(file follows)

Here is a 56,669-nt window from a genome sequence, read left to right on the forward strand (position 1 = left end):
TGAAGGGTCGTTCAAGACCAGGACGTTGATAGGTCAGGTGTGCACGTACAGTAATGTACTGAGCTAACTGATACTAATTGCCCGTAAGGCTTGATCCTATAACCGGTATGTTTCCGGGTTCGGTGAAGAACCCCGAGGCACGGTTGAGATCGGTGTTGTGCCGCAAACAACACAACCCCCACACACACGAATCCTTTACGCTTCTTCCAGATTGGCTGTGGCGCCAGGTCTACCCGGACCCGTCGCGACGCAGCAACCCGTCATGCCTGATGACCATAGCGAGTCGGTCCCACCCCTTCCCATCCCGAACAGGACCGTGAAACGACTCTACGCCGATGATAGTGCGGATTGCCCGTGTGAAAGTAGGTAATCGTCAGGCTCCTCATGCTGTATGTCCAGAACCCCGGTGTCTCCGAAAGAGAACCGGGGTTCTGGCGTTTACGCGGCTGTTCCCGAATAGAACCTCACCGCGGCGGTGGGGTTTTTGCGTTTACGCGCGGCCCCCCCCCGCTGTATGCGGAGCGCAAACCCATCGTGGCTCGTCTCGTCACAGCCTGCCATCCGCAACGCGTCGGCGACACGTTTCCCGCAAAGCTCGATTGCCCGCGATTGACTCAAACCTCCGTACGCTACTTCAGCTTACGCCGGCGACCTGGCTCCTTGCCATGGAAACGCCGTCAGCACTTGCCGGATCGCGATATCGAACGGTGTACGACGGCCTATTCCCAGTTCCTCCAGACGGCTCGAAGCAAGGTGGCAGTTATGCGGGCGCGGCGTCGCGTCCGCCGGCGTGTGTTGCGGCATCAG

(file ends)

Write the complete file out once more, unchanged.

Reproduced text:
Here is a 56,669-nt window from a genome sequence, read left to right on the forward strand (position 1 = left end):
TGAAGGGTCGTTCAAGACCAGGACGTTGATAGGTCAGGTGTGCACGTACAGTAATGTACTGAGCTAACTGATACTAATTGCCCGTAAGGCTTGATCCTATAACCGGTATGTTTCCGGGTTCGGTGAAGAACCCCGAGGCACGGTTGAGATCGGTGTTGTGCCGCAAACAACACAACCCCCACACACACGAATCCTTTACGCTTCTTCCAGATTGGCTGTGGCGCCAGGTCTACCCGGACCCGTCGCGACGCAGCAACCCGTCATGCCTGATGACCATAGCGAGTCGGTCCCACCCCTTCCCATCCCGAACAGGACCGTGAAACGACTCTACGCCGATGATAGTGCGGATTGCCCGTGTGAAAGTAGGTAATCGTCAGGCTCCTCATGCTGTATGTCCAGAACCCCGGTGTCTCCGAAAGAGAACCGGGGTTCTGGCGTTTACGCGGCTGTTCCCGAATAGAACCTCACCGCGGCGGTGGGGTTTTTGCGTTTACGCGCGGCCCCCCCCCGCTGTATGCGGAGCGCAAACCCATCGTGGCTCGTCTCGTCACAGCCTGCCATCCGCAACGCGTCGGCGACACGTTTCCCGCAAAGCTCGATTGCCCGCGATTGACTCAAACCTCCGTACGCTACTTCAGCTTACGCCGGCGACCTGGCTCCTTGCCATGGAAACGCCGTCAGCACTTGCCGGATCGCGATATCGAACGGTGTACGACGGCCTATTCCCAGTTCCTCCAGACGGCTCGAAGCAAGGTGGCAGTTATGCGGGCGCGGCGTCGCGTCCGCCGGCGTGTGTTGCGGCATCAG